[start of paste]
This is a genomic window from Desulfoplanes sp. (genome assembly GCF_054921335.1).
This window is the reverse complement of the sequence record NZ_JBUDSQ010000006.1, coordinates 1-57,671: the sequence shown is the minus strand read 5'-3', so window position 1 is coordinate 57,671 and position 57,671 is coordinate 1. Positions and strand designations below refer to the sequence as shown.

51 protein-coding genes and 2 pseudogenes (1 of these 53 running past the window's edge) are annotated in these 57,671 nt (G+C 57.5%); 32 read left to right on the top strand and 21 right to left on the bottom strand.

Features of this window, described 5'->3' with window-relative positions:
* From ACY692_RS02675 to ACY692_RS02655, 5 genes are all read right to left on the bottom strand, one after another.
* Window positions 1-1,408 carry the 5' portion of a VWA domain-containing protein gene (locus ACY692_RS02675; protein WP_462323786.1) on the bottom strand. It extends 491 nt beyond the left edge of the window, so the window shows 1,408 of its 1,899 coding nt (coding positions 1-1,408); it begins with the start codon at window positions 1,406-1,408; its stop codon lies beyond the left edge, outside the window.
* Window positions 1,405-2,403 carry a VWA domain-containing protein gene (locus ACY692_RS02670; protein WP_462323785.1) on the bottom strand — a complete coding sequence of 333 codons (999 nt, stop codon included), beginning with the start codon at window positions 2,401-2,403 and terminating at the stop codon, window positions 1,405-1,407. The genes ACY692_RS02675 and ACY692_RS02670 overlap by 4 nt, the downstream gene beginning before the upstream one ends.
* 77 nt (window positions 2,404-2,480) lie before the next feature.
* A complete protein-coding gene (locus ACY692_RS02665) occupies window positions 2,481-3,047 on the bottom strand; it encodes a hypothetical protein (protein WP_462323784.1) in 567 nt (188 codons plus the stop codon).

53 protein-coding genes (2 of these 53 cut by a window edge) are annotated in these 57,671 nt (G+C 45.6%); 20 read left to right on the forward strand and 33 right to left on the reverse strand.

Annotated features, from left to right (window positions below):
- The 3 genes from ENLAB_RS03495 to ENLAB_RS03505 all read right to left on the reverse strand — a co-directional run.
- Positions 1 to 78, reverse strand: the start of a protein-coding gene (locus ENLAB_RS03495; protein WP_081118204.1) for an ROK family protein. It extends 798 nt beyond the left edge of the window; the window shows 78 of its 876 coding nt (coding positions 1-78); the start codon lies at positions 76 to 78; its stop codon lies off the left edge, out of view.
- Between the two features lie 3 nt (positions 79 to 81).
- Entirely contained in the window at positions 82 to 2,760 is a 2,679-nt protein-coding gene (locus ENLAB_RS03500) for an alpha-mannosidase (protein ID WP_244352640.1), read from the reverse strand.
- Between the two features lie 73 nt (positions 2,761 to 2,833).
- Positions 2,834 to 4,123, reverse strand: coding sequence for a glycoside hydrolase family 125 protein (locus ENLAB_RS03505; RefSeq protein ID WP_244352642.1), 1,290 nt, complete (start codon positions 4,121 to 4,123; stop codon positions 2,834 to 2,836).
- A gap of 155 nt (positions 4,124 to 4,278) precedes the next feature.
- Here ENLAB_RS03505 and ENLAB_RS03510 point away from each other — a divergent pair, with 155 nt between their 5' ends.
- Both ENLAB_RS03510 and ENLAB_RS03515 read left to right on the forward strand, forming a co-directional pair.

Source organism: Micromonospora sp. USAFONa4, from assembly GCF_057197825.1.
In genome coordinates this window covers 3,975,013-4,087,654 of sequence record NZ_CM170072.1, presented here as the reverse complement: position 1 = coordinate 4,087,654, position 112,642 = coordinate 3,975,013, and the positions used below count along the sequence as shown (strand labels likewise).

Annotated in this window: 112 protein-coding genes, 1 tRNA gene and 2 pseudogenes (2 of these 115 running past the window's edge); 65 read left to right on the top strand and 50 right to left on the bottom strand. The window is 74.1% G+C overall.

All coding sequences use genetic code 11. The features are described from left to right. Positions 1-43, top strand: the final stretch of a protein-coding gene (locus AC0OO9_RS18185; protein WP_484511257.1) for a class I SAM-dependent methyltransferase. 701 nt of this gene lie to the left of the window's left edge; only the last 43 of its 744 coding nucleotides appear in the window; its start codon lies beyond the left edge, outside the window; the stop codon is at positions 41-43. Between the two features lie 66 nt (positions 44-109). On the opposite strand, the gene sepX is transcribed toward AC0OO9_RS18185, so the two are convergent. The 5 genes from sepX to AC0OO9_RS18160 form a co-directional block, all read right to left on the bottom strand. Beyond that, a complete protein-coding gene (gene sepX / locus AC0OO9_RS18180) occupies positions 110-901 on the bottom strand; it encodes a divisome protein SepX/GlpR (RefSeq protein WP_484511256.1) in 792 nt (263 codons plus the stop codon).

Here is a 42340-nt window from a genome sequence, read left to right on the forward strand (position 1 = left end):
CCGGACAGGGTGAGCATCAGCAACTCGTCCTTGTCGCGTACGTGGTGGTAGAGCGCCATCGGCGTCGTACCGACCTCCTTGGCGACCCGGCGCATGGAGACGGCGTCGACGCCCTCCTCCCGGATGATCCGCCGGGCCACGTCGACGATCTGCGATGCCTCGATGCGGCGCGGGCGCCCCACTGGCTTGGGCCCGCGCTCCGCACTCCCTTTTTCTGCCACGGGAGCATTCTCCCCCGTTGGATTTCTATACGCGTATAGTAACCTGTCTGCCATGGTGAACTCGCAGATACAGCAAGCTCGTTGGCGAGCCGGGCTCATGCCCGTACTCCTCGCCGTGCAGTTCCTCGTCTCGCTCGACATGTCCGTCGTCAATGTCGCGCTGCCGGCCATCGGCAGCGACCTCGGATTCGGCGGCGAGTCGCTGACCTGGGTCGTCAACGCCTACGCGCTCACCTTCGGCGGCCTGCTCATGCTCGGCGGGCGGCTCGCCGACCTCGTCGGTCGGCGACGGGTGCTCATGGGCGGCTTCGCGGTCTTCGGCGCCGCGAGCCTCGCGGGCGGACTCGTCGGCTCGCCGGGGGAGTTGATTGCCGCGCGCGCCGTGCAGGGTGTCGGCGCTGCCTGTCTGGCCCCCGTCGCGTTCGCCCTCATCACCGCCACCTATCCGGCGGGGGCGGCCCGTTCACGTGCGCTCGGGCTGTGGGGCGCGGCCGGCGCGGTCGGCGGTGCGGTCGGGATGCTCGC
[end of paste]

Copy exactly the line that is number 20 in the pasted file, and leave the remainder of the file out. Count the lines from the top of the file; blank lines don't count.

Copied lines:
- Both ENLAB_RS03510 and ENLAB_RS03515 read left to right on the forward strand, forming a co-directional pair.